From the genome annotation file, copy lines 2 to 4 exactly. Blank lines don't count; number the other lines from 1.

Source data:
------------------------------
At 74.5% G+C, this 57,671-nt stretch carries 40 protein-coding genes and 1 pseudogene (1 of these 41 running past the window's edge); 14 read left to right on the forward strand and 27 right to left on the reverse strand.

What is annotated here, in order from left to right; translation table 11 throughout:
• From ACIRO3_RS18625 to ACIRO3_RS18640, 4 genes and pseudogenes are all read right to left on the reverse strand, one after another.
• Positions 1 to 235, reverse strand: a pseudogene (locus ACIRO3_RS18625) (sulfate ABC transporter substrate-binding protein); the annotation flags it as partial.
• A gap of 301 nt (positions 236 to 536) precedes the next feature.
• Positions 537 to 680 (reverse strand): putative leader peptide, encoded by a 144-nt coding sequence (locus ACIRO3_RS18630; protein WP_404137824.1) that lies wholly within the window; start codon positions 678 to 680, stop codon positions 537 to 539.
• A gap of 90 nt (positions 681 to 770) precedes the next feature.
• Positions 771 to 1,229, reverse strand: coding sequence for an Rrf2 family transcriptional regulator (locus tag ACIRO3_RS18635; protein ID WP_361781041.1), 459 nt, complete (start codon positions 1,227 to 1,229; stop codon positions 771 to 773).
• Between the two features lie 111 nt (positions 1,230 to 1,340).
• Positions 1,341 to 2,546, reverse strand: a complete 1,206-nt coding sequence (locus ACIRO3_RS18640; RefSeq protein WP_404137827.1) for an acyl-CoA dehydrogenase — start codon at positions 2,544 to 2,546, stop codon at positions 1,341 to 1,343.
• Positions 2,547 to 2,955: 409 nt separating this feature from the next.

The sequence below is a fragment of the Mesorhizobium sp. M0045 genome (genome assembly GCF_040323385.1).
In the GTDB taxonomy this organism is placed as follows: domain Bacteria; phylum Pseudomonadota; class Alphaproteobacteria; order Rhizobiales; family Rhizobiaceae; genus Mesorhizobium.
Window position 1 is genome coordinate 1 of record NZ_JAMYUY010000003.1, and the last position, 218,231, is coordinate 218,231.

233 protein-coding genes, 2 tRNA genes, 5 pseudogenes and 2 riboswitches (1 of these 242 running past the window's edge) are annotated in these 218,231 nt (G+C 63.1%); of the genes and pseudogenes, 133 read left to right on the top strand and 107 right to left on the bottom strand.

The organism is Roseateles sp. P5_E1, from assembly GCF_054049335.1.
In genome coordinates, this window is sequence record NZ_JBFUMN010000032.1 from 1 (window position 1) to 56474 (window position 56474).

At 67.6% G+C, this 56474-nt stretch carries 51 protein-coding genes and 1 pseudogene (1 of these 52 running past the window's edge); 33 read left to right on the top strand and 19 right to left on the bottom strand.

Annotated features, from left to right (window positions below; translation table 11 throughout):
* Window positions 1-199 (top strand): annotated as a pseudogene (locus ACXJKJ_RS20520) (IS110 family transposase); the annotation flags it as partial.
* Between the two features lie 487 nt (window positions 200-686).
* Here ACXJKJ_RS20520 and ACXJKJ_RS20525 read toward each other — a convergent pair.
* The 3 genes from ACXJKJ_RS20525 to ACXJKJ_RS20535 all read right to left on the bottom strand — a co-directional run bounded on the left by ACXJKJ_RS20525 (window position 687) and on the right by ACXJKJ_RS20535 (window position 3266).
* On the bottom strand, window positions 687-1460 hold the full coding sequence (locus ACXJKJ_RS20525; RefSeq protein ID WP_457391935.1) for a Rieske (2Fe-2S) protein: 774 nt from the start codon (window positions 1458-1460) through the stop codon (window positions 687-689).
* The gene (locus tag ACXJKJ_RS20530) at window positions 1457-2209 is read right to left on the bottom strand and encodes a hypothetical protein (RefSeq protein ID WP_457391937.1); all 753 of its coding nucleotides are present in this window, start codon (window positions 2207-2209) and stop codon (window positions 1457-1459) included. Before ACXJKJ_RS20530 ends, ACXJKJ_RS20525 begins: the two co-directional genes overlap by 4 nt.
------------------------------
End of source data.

What is annotated here, in order from left to right; translation table 11 throughout:
• From ACIRO3_RS18625 to ACIRO3_RS18640, 4 genes and pseudogenes are all read right to left on the reverse strand, one after another.
• Positions 1 to 235, reverse strand: a pseudogene (locus ACIRO3_RS18625) (sulfate ABC transporter substrate-binding protein); the annotation flags it as partial.